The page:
Outcomes and secondary prevention strategies for male hip fractures
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CitationAnn Pharmacother. 2002, 36(1):17-23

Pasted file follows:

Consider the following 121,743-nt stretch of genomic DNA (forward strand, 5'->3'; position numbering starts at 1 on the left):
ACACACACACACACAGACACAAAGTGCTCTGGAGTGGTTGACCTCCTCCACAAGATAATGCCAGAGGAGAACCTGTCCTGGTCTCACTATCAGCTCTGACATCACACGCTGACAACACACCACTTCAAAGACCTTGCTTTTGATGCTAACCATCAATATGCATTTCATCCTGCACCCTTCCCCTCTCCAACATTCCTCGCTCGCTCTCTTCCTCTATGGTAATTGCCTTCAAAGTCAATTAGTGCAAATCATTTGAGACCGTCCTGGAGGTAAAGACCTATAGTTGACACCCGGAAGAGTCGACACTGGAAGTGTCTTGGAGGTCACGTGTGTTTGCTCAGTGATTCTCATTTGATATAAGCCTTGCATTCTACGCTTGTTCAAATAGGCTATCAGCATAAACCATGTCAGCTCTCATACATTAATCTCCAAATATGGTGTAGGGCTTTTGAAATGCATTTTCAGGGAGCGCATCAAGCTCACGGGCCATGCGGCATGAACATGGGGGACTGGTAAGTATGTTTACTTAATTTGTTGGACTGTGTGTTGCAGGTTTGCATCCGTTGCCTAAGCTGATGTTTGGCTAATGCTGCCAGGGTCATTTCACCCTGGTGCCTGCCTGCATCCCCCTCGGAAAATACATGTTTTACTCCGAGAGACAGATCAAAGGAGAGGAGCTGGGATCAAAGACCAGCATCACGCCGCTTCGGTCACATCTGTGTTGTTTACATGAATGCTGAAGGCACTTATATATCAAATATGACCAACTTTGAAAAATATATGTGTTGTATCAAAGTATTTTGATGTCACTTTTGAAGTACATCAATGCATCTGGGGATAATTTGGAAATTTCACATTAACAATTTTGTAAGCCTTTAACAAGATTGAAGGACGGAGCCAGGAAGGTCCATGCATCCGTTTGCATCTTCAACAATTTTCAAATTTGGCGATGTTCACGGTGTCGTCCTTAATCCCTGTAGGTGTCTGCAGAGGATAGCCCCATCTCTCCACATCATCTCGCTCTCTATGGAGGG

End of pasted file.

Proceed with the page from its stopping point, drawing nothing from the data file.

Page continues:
AbstractOBJECTIVE: To assess clinical outcomes and determine whether osteoporosis assessment and secondary prevention strategies were performed for male veterans hospitalized for hip fractures. DESIGN: Retrospective chart review for male veterans hospitalized for hip fracture from January 1993 through July 1999. SETTING: The Veterans Affairs Medical Center, Madison, WI. RESULTS: Medical charts were available for 46 of 53 male patients admitted for hip fracture during the study period. Three subjects were excluded because hip fracture was associated with high-impact trauma. Mean age of the 43 study patients was 72 years (range 43-91 y), and mean length of hospitalization was 16 days (median 11 d, range 3-108 d). Thirty-two (82%) of 39 veterans whose disposition was documented were discharged to a nursing home. Eleven (26%) of 43 men died within 12 months after fracture. Twelve (28%) had fractured previously. Four (10%) subsequently had another fracture. Three of 9 patients with documented ambulation status were ambulatory at 1 year. Three patients received a bone mass measurement within a prespecified time interval of 6 months subsequent to fracture. No patient's records included a diagnosis of osteoporosis either before or within 6 months after fracture. One-third of the patients had documentation of calcium or multivitamin supplementation at discharge. One patient was receiving calcitonin at the time of fracture and continued to receive it afterward. No other patient was prescribed antiresorptive therapy by the time of hospital discharge. CONCLUSIONS: Male veterans with hip fractures received inadequate evaluation and treatment for osteoporosis, although a substantial portion had documentation of recurrent fractures. Education of clinicians and creation of algorithms for management of established osteoporosis may improve outcomes for these individuals.
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